Speaking of the military, Egypt’s is a conscript army whose members are drawn from every social sector. Such a military force is probably least inclined to fire on civilian compatriots in the street. The U.S. military, at this point anyway, consists of volunteers, many of whom become military careerists. Supplementing them are National Guard troops and the mercenaries of private contractors. I suspect that a government could more reliably deploy some components of such forces against civilians.
People poured into Cairo from the surrounding countryside. D.C. is surrounded by some of the wealthiest suburbs in the United States, thanks to lucrative defense and homeland security contracts awarded since 9/11. D.C. has a large but declining population of impoverished African-Americans. Would middle-class whites join them in an urban uprising to replicate the socially mixed crowds of Tahrir Square? Would D.C.’s “underclass” join protests consisting mainly of white youths in the National Mall? We can only speculate.
In recent news from Egypt, there was often mention of the made-in-USA tear gas canisters. Had the U.S. government provided the Mubarak regime with the kind of state-of-the-art crowd control technology available to the police in major American cities, history might have followed a different course. To take just one example, such technology would surely have included the kind of long-range acoustic devices (LRAD) or “sound cannons” that were used to scatter protestors at the G-20 economic summit in Pittsburgh in 2009. A hand-held LRAD, which can double as a loudspeaker, can emit 135 decibels of noise and be focused on specific targets. The threshold for painful auditory stimuli is 110-120 decibels. A vehicle-mounted LRAD can emit sound at volumes up to an excruciating 143 decibels. Exposure to sustained noise at volumes over 85 decibels can cause permanent hearing loss.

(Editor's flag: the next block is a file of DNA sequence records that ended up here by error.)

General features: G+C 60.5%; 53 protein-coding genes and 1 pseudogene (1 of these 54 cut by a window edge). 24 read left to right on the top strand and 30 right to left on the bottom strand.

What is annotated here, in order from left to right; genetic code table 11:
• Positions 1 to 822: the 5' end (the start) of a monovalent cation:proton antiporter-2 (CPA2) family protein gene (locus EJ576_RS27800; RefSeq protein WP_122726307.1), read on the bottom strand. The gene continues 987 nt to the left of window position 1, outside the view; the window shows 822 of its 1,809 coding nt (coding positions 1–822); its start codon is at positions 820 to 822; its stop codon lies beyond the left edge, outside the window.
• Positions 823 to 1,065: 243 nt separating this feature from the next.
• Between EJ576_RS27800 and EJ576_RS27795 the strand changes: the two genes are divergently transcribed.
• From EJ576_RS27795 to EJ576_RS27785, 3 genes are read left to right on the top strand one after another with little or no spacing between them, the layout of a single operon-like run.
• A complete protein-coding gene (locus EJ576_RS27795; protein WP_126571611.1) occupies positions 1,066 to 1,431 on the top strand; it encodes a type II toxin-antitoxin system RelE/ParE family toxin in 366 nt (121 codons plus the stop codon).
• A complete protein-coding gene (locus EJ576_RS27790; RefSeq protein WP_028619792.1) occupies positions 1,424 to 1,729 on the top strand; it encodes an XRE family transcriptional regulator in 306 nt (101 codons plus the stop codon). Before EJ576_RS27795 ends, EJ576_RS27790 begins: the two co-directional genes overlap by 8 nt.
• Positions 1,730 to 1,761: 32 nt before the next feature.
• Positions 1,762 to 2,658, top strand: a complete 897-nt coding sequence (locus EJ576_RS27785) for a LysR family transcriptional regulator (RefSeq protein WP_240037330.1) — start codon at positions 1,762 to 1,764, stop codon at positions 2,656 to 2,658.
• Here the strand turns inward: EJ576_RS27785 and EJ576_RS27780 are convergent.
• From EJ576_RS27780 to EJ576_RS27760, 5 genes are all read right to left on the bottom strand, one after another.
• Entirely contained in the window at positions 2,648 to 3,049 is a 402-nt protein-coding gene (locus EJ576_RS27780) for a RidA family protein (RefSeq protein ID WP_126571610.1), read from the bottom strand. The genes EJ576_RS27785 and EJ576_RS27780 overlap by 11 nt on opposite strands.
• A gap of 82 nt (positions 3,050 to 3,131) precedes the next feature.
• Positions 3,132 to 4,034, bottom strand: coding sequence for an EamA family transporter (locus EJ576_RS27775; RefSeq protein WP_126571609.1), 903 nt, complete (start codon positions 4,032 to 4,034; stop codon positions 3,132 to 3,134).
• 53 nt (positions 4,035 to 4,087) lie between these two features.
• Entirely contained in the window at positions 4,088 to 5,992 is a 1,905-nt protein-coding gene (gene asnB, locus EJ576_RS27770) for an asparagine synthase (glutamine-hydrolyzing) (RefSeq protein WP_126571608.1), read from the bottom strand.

Finally, the Mubarak regime’s control of Egyptian media enabled it to externalize blame for the revolution taking place on that nation’s streets. Foreign journalists were routinely attacked. In addition, violent counterrevolutionary forces were unleashed on protestors, reminding us that an official willingness to tolerate, if not encourage, violent civilian assaults on peaceful protestors has plenty of precedents in the United States.
On the basis of the forgoing, one might conclude that the Egyptian revolution is ill suited to serve as a model for an American revolution any time soon. On the other hand, who would have predicted, just a few short weeks ago, that People Power and the velvet revolutions could become models for successful insurrection in Egypt? Recent events in North Africa should inspire our continued hopeful efforts.
Al Sandine is the author of The Taming of the American Crowd: From Stamp Riots to Shopping Sprees (Monthly Review Press, 2009). See, also, Al Sandine, “Slouching Toward D.C., Trailing Bags of Tea” (MRZine, 25 December 2009); and Al Sandine, “Cultural Impersonations and Appropriations: A Fashion Report” (Monthly Review, September 2010).